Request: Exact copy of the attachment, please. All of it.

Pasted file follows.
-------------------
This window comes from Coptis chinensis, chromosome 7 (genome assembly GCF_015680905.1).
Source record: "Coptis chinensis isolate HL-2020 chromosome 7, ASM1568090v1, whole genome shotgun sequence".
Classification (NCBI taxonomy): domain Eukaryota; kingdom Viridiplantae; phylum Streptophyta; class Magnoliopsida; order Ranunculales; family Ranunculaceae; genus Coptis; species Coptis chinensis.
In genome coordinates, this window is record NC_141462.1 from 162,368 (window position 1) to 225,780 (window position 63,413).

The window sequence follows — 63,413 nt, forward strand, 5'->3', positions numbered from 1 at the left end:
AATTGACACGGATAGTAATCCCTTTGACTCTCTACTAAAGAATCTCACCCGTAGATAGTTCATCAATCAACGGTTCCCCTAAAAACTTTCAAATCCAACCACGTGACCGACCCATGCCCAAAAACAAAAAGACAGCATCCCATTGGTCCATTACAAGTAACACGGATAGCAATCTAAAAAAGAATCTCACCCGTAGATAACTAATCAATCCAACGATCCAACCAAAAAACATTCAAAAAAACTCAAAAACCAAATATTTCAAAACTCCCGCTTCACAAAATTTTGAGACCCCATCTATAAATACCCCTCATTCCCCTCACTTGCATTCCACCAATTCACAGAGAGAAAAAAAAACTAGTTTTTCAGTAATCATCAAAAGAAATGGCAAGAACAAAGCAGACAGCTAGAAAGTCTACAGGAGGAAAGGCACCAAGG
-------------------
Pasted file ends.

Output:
This window comes from Coptis chinensis, chromosome 7 (genome assembly GCF_015680905.1).
Source record: "Coptis chinensis isolate HL-2020 chromosome 7, ASM1568090v1, whole genome shotgun sequence".
Classification (NCBI taxonomy): domain Eukaryota; kingdom Viridiplantae; phylum Streptophyta; class Magnoliopsida; order Ranunculales; family Ranunculaceae; genus Coptis; species Coptis chinensis.
In genome coordinates, this window is record NC_141462.1 from 162,368 (window position 1) to 225,780 (window position 63,413).

The window sequence follows — 63,413 nt, forward strand, 5'->3', positions numbered from 1 at the left end:
AATTGACACGGATAGTAATCCCTTTGACTCTCTACTAAAGAATCTCACCCGTAGATAGTTCATCAATCAACGGTTCCCCTAAAAACTTTCAAATCCAACCACGTGACCGACCCATGCCCAAAAACAAAAAGACAGCATCCCATTGGTCCATTACAAGTAACACGGATAGCAATCTAAAAAAGAATCTCACCCGTAGATAACTAATCAATCCAACGATCCAACCAAAAAACATTCAAAAAAACTCAAAAACCAAATATTTCAAAACTCCCGCTTCACAAAATTTTGAGACCCCATCTATAAATACCCCTCATTCCCCTCACTTGCATTCCACCAATTCACAGAGAGAAAAAAAAACTAGTTTTTCAGTAATCATCAAAAGAAATGGCAAGAACAAAGCAGACAGCTAGAAAGTCTACAGGAGGAAAGGCACCAAGG